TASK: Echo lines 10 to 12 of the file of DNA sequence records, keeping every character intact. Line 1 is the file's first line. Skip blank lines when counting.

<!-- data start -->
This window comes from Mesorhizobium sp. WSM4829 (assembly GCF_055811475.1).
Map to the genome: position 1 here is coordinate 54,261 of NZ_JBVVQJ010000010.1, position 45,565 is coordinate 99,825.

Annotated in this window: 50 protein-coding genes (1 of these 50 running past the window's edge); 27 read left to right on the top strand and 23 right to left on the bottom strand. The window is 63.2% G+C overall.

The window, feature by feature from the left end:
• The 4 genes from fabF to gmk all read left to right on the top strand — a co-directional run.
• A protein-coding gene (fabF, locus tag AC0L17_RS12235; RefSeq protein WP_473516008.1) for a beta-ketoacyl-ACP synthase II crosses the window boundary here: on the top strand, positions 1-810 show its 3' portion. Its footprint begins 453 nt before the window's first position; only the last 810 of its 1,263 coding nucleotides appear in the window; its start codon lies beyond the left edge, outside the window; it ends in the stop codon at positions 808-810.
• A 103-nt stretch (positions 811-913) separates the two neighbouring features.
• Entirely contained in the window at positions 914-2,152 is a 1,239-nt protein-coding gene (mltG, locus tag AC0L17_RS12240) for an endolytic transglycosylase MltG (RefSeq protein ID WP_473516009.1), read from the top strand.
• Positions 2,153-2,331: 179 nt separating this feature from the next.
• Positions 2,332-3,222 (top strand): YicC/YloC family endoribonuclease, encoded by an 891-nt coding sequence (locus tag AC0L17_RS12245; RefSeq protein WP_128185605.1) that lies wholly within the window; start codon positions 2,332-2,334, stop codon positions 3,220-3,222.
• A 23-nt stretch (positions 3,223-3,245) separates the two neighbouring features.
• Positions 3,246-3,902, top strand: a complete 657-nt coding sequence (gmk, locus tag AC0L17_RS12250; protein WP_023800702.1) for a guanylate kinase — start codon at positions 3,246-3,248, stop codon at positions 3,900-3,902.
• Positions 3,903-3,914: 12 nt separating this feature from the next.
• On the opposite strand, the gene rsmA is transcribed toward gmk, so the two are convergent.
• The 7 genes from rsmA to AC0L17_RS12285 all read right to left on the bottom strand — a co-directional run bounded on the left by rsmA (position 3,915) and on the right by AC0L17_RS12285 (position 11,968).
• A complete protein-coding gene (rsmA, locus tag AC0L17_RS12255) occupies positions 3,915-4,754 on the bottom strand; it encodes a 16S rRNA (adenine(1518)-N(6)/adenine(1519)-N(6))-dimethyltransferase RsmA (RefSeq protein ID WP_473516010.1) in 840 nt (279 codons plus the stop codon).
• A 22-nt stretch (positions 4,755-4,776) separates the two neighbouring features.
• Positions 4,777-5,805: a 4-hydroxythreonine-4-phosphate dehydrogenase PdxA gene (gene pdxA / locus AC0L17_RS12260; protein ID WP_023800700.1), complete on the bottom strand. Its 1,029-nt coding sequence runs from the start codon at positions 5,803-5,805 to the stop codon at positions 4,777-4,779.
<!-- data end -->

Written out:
• Positions 2,332-3,222 (top strand): YicC/YloC family endoribonuclease, encoded by an 891-nt coding sequence (locus tag AC0L17_RS12245; RefSeq protein WP_128185605.1) that lies wholly within the window; start codon positions 2,332-2,334, stop codon positions 3,220-3,222.
• A 23-nt stretch (positions 3,223-3,245) separates the two neighbouring features.
• Positions 3,246-3,902, top strand: a complete 657-nt coding sequence (gmk, locus tag AC0L17_RS12250; protein WP_023800702.1) for a guanylate kinase — start codon at positions 3,246-3,248, stop codon at positions 3,900-3,902.